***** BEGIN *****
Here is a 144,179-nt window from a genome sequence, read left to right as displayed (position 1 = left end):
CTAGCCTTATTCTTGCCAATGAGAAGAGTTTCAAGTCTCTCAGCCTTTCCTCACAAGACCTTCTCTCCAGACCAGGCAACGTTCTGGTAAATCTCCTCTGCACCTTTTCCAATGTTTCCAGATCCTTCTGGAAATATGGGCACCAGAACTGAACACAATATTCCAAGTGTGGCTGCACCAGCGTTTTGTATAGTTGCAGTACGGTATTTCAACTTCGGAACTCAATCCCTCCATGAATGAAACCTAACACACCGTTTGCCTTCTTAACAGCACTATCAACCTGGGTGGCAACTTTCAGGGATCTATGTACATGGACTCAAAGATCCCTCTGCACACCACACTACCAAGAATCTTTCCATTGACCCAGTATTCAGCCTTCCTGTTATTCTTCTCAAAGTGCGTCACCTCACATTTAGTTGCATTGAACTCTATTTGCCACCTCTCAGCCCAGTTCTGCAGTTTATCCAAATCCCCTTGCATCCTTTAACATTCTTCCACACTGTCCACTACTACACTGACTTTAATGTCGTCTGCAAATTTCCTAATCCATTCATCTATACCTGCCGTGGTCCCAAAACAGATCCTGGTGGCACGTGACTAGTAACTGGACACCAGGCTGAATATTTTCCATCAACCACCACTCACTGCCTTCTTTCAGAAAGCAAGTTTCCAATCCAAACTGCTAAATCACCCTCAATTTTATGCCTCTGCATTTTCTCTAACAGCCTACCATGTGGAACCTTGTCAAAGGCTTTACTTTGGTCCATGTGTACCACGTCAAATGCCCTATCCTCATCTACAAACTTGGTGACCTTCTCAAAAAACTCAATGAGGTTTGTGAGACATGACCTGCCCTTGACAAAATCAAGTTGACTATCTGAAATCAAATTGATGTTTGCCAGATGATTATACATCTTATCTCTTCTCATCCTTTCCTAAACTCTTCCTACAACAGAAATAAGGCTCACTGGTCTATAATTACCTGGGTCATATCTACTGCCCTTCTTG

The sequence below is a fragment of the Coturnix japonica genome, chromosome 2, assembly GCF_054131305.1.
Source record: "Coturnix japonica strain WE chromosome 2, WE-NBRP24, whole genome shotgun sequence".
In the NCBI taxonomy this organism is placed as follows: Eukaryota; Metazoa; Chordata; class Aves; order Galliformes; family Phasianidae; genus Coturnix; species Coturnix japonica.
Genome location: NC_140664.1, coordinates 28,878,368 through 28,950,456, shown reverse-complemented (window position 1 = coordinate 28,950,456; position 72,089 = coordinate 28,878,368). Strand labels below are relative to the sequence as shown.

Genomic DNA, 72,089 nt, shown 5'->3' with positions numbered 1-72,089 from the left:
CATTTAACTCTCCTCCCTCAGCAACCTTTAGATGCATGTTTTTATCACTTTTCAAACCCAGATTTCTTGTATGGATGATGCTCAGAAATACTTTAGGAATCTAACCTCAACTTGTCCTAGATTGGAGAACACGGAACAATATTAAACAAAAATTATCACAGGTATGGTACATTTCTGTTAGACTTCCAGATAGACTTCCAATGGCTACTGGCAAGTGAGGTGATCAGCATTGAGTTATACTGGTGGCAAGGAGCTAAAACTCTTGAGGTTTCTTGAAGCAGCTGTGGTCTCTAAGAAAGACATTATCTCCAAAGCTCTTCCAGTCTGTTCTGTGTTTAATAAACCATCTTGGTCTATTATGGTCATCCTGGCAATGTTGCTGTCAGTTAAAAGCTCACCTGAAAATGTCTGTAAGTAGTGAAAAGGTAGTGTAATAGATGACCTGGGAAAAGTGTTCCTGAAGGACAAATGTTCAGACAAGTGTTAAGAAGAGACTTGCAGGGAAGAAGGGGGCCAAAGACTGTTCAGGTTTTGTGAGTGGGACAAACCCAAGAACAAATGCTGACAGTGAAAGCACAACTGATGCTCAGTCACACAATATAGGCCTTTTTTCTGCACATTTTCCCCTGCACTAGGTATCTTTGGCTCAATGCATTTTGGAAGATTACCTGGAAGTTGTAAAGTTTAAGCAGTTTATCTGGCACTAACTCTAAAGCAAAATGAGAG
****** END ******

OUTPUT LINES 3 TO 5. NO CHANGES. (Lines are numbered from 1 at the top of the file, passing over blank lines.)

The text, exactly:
The sequence below is a fragment of the Coturnix japonica genome, chromosome 2, assembly GCF_054131305.1.
Source record: "Coturnix japonica strain WE chromosome 2, WE-NBRP24, whole genome shotgun sequence".
In the NCBI taxonomy this organism is placed as follows: Eukaryota; Metazoa; Chordata; class Aves; order Galliformes; family Phasianidae; genus Coturnix; species Coturnix japonica.